High-flying Recruitment – Playing the Long Game


Pressures on organisations to do more with less have been increasing as budgets are squeezed across the board. So, as the talent pool effectively shrinks it becomes ever more important for organisations to hone their recruitment processes to identify the relevant skills needed, find talent with that expertise and then build strategies for hiring, retaining, and training the workers to create competitive advantage. As ever, the challenge to HR is not the act of recruitment itself but the ability to find the right talent and then engage it effectively over the longer term.

Recruiting talent is an area where HR can make significant savings simply by taking an online approach. In fact, eRecruitment systems not only streamline the recruitment processes, they save valuable time through automation of administrative tasks. They also extend the reach of traditional, paper-oriented recruitment methods by opening up social channels to recruitment opportunities through the benefits of scale and reach associated with social media. These two aspects alone make eRecruitment a compelling solution for any organisation.

In fact, for those actively hiring, eRecruitment systems are an absolute must in this day and age. You may want to mix in a healthy blend of traditional (or some might say old fashioned) recruitment techniques but an online recruitment presence is no longer a “nice to have” – it’s a necessity.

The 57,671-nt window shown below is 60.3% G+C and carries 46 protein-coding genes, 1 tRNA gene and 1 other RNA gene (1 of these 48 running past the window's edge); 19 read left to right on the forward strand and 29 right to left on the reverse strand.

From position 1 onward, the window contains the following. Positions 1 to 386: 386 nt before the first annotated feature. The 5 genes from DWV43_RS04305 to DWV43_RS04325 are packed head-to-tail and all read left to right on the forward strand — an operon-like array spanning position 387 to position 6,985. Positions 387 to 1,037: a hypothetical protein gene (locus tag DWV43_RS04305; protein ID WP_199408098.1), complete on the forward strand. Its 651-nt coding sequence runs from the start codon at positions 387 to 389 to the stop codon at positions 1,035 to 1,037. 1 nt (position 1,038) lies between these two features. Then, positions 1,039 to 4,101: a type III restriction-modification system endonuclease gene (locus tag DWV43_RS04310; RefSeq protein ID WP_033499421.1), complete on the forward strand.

A recruitment game face

Looking good has never been so important for recruiters. Having the best, or most attractive jobs to offer is all well and good but you need to be sure that the details of those jobs reach the appropriate audiences and compel them to action. The trick is to design your online brand to be appealing to prospective employees, as well as customers, and to appear ‘cool enough’ to attract the most eligible millennials/GenYs as they enter the jobs market.

Think about the design of your recruitment portal and ensure that it is branded appropriately, does it reflect your organisation, the way you work or its products and services? It is important that the experience of new recruits is positive right from their first encounter with your site. After all, the younger generations (and in particular the so called Trophy generation) aspire to work for a cool company and their first impression is likely to endure. Also, this generation communicates extensively via social channels and, as a result, the knock-on of their experience with you will be felt far afield. In fact, this generation is having a massive impact on the traditional dynamic of the recruitment process and many believe that it is likely to change the face of recruitment in much the same way that the baby boomers did back in their day. Having a strategy to address this group is likely to be a key differentiator over the near term.

Recruitment stamina